Ocean Rebellion is an international art collective who tackle Ocean degradation and biodiversity loss by conceiving playful, emotive and spectacular art interventions.
The International Maritime Organisation (IMO) is a UN body, with headquarters on the Albert Embankment in central London. Early on the freezing cold morning of 12th Dec. 2022, delegates to their first physical conference since Covid were greeted by a set of carefully crafted symbolic components forming a startling piece of allegorical theatre.
A black carbon fog of Heavy Fuel Oil (HFO)
Most ships burn highly polluting HFO, a fuel also known as bunker oil and illegal to burn on land. Burnt HFO produces ‘black carbon’ which falls as soot, and is especially dangerous when emitted by ships in the Arctic. Darkened ice caps absorb more heat and melt more quickly, accelerating a feedback loop of the planetary heating that threatens all our lives.
An oil slick with three Oil Heads vomiting oily gunge
These Oil Heads represent the IMO’s refusal to take simple actions like ‘slow steaming’ (applying speed limits to shipping), replacing HFO with cleaner distillates, and ruling against unnecessary shipping. Instead they listen to fossil fuel lobbyists who always advocate ‘business as usual’.
Two dying suited figures crawling through the oil
Two figures, ‘dying’ in front of delegates attending the conference, illustrate how the IMO’s refusal to tackle shipping pollution before 2030 is failing to protect the oceans. As a UN body they are party to the Paris Climate Agreement but are failing to act accordingly, damaging any remaining chances of staying beneath the proposed temperature rise ‘ceiling’ of 1.5°C.
These figures carry briefcases; one bears the words ‘ON A HIGHWAY TO HELL’ and the other ‘OUR FOOT ON THE GAS’. They paraphrase recent words of Antonio Guterres, UN Secretary General: ‘We are on a highway to climate hell with our foot still on the accelerator.’
‘No Liquid Natural Gas’ banner
Natural gas is methane, a fossil fuel. If and when it escapes into the atmosphere, ‘fugitive methane’ is a greenhouse gas that traps 80 times more heat than carbon dioxide. Yet it is being extracted, liquified and transported around the world as ‘LNG’ – and increasingly fuels its own transportation, as well as shipping in general.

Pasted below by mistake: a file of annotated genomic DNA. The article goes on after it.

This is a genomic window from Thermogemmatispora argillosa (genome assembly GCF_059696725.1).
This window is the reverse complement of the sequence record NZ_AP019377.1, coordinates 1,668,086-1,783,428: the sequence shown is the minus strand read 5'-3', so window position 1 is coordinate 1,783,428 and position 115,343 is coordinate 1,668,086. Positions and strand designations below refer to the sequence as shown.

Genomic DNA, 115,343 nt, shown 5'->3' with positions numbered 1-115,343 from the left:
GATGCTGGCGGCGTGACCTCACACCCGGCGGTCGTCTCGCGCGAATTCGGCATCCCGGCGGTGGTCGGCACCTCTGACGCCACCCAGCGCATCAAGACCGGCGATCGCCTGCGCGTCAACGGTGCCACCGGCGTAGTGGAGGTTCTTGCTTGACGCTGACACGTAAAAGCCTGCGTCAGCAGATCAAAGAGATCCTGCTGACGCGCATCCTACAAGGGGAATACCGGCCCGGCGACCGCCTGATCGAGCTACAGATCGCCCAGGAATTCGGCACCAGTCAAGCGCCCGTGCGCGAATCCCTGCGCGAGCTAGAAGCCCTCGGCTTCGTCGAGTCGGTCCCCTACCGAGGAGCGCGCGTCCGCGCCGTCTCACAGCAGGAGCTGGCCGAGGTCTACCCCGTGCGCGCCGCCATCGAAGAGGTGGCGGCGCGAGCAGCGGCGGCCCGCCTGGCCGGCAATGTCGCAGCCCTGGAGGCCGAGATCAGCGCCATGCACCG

The UN’s Intergovernmental Panel on Climate Change (IPCC) identified rapid methane emission cuts as a top priority, and explicitly ruled out LNG as a solution to shipping’s carbon emissions.
Contradicting these scientific findings, shipping and port companies have been investing heavily in fossil LNG. Methane emissions from ships already rose by 150% between 2012 and 2018, according to the IMO’s own figures; there are currently over 785 new cargo ships on order globally, with over 400 being built to run on fossil LNG.
In due course the ‘dirty scrubbers’ arrived to ‘greenwash’ the Oil Heads’ mess. By doing this, they reveal how the IMO is allowing bunker oil to continue to be burned at sea.
‘Scrubbers’ installed on some ships stop the worst HFO emissions from entering the atmosphere. In theory that’s a good thing, but in practice scrubbing devices convert these into an acidic solution that is then pumped directly into the ocean. The ‘greenwashing’ is not only hiding existing damage, but creating further harm.
‘Arson of our only home‘
Ocean Rebellion use fire to echo the words of Antonio Guterres, Secretary-General of the United Nations. He accuses the world’s biggest polluters of committing ‘arson on our only home’.
Ocean Rebellion work closely with professional designers and makers – and submit Risk Assessments. Their work is thought-through practically as well as aesthetically, driven by an overwhelming concern for the future of life on Earth. It’s hard to imagine a more creative use of climate anguish – yet the imagery is under-used. I’m grateful to be on their radar.
To learn more about the climate impact of Heavy Fuel Oil and the other issues depicted here go to: https://oceanrebellion.earth/imo-omg-act-now/https://oceanrebellion.earth/imo-omg-act-now/